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Union finding new ways to grow, while bringing diversity to its membership

Kevin McCabe is president of the Carpenter Contractor Trust of New York and New Jersey.-(PHOTO BY AARON HOUSTON)

Kevin McCabe is president of the The Carpenter Contractor Trust of New York and New Jersey. He’s been with the union since 2005 is a former commissioner of the New Jersey Department of Labor and Workforce Development.NJBIZ asked McCabe about some of CCTNYNJ’s efforts to not only survive today, but also grow in the construction industry for years to come.

NJBIZ: What are some of the growth challenges private trade unions have faced?

Kevin McCabe: The world changed after September 2008. Whether you are in organized labor, finance, the auto industry or the service industry, we were all impacted by what took place. The construction industry certainly felt the effects and part of that impact was a decrease in membership.

But with any ebb and flow in economy, there came a point when we started to see membership grow again.

Some good did come out of the recession. The carpenters and union contractors recognized that this was a period of time in which they could revisit their business models and understand the changes taking place in the industry.

The changes that took place after the recession were not just one-time issues. These were new economic factors and new realities. Our carpenters and union contractors now understand that we are more of a business partner than we had been prior to 2008.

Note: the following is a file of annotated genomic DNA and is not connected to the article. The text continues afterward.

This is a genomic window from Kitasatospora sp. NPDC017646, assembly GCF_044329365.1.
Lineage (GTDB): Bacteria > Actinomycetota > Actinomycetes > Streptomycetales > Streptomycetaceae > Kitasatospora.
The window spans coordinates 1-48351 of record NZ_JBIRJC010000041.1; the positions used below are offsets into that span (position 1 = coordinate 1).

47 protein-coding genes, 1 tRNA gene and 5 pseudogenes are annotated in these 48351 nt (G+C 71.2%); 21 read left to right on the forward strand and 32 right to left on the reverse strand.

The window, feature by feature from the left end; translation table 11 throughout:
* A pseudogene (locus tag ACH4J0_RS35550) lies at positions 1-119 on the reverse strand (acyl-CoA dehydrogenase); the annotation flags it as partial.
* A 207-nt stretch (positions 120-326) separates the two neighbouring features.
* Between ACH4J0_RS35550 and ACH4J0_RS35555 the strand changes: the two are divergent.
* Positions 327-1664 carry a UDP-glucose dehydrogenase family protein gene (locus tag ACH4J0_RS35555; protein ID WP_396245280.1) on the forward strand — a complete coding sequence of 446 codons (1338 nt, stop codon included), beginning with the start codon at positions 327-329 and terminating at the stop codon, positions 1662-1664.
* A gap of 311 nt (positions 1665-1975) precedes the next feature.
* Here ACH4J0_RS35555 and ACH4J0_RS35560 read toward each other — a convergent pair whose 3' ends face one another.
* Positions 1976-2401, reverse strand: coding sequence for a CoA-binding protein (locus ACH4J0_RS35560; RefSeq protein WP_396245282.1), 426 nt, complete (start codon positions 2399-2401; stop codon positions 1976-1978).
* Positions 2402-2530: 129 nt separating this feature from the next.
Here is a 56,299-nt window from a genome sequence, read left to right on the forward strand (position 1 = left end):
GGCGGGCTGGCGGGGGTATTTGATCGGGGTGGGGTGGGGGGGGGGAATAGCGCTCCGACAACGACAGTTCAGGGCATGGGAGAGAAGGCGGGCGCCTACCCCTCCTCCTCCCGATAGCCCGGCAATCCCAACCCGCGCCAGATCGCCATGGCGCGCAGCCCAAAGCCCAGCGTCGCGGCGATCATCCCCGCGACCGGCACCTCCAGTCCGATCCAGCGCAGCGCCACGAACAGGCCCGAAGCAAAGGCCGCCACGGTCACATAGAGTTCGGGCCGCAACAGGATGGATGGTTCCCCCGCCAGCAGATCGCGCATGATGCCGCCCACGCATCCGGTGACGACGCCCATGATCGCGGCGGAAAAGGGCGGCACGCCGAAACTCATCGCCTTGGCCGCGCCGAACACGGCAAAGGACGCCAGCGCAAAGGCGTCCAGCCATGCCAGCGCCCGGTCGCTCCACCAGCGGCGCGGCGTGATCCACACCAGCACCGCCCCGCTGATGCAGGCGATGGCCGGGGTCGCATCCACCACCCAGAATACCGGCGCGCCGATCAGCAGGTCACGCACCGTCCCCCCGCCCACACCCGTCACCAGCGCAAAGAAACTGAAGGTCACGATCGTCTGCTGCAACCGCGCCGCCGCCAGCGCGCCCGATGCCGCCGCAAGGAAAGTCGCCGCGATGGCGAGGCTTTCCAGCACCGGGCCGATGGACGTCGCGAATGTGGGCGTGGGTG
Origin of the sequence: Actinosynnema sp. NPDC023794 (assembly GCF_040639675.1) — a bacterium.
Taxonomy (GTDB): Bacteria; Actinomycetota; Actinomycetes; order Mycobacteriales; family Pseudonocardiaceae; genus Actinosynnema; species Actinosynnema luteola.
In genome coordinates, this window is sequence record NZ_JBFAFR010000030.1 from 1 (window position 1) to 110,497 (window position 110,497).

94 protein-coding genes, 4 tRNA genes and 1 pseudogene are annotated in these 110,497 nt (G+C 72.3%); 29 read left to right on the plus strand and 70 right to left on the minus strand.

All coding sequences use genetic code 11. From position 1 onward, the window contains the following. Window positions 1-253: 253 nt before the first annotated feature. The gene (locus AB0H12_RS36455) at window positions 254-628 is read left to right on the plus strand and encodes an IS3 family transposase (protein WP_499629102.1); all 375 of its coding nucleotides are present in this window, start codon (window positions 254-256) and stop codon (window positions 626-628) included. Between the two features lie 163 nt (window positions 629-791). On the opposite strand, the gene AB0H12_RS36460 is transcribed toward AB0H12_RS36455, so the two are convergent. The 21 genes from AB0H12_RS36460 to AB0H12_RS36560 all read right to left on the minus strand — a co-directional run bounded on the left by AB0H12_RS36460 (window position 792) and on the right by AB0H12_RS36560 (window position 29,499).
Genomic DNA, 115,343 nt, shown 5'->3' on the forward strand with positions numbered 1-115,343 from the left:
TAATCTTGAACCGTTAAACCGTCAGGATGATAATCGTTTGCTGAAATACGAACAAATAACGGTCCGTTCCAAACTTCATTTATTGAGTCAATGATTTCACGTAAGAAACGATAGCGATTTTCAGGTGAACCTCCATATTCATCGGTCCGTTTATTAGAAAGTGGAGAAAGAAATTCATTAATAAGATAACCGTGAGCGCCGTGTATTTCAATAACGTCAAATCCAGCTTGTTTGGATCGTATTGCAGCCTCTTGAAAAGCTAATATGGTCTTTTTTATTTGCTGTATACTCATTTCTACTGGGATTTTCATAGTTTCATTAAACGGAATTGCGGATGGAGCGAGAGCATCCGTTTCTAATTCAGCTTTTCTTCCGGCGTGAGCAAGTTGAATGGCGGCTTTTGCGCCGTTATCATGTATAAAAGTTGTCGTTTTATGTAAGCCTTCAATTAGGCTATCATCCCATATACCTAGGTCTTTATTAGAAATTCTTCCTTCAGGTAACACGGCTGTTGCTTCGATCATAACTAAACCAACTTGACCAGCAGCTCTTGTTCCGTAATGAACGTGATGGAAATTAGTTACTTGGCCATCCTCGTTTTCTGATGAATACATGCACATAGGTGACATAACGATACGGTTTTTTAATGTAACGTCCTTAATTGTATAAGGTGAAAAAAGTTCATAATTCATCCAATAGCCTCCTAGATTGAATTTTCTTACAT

NJBIZ: Can you give an example of how you’ve become a business partner?

KM: Our leadership understood that, in order for us to be competitive, we were going to have to be part of the solution. We had the ability, through a pension fund manager, to invest in construction projects we deemed appropriate. While the discussions and the planning for investing started before 2008, when the recession hit we quickly understood that it was time to act.

When the credit markets froze, no one could get a bank loan to do construction. We were one of the few entities working within the industry willing to provide the financial resources necessary to get some of major construction projects (in the state) off the ground.

NJBIZ: How has your apprenticeship program and training evolved?

KM: We recognize that, up until about 15 years ago, most of the trades were generational — grandfather to father to son. Today, fathers want to see their sons go to college. That’s a reality we have to contend with.

To make sure we are growing our membership and continue to have a relevant place in the economy, we need to diversify our membership and diversify our approach to apprenticeship. We have a program called “Sisters in the Brotherhood.” We are working aggressively to attract more women into the apprenticeship.

Also, we signed an agreement with the Puerto Rican Association of Human Development to establish a pre-apprenticeship program. The pre-apprenticeship program helps individuals take the first steps toward joining our apprentice program. PRAHD does the recruitment and helps the recruits with the basics they will need to prepare for the job. We then evaluate those individuals and work together to help them pass the necessary exams to become a full-fledged apprentice.

We need to understand where we were within the construction industry, where we now are within the industry and where we need to be. As the sectors we serve evolve, we have to be right there, evolving right there with them.

Daria Meoli

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